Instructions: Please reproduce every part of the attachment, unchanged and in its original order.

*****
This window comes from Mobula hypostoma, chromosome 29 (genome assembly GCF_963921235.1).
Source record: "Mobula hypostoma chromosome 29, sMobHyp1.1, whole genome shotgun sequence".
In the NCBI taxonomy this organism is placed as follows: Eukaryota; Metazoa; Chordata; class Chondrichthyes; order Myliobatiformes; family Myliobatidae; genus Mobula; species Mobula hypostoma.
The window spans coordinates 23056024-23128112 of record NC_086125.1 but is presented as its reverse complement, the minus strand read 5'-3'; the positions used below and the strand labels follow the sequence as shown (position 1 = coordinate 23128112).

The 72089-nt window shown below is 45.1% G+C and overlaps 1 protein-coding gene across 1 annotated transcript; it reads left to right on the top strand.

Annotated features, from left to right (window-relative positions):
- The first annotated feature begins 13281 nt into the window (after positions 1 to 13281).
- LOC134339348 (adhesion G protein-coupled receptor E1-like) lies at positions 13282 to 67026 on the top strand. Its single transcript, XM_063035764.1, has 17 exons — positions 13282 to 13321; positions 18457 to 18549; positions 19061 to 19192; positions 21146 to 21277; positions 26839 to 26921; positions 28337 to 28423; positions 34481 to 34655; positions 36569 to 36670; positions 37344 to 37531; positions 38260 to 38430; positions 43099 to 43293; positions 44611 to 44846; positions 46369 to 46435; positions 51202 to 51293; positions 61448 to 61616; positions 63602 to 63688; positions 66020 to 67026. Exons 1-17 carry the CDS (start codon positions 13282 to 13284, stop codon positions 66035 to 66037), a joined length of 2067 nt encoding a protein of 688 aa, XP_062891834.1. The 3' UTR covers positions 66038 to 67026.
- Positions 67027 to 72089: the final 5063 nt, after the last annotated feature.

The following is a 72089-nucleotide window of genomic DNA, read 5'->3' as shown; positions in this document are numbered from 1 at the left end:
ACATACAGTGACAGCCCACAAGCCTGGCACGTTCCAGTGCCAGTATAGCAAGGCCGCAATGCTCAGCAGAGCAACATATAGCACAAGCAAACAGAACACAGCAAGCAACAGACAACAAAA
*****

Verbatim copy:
This window comes from Mobula hypostoma, chromosome 29 (genome assembly GCF_963921235.1).
Source record: "Mobula hypostoma chromosome 29, sMobHyp1.1, whole genome shotgun sequence".
In the NCBI taxonomy this organism is placed as follows: Eukaryota; Metazoa; Chordata; class Chondrichthyes; order Myliobatiformes; family Myliobatidae; genus Mobula; species Mobula hypostoma.
The window spans coordinates 23056024-23128112 of record NC_086125.1 but is presented as its reverse complement, the minus strand read 5'-3'; the positions used below and the strand labels follow the sequence as shown (position 1 = coordinate 23128112).

The 72089-nt window shown below is 45.1% G+C and overlaps 1 protein-coding gene across 1 annotated transcript; it reads left to right on the top strand.

Annotated features, from left to right (window-relative positions):
- The first annotated feature begins 13281 nt into the window (after positions 1 to 13281).
- LOC134339348 (adhesion G protein-coupled receptor E1-like) lies at positions 13282 to 67026 on the top strand. Its single transcript, XM_063035764.1, has 17 exons — positions 13282 to 13321; positions 18457 to 18549; positions 19061 to 19192; positions 21146 to 21277; positions 26839 to 26921; positions 28337 to 28423; positions 34481 to 34655; positions 36569 to 36670; positions 37344 to 37531; positions 38260 to 38430; positions 43099 to 43293; positions 44611 to 44846; positions 46369 to 46435; positions 51202 to 51293; positions 61448 to 61616; positions 63602 to 63688; positions 66020 to 67026. Exons 1-17 carry the CDS (start codon positions 13282 to 13284, stop codon positions 66035 to 66037), a joined length of 2067 nt encoding a protein of 688 aa, XP_062891834.1. The 3' UTR covers positions 66038 to 67026.
- Positions 67027 to 72089: the final 5063 nt, after the last annotated feature.

The following is a 72089-nucleotide window of genomic DNA, read 5'->3' as shown; positions in this document are numbered from 1 at the left end:
ACATACAGTGACAGCCCACAAGCCTGGCACGTTCCAGTGCCAGTATAGCAAGGCCGCAATGCTCAGCAGAGCAACATATAGCACAAGCAAACAGAACACAGCAAGCAACAGACAACAAAA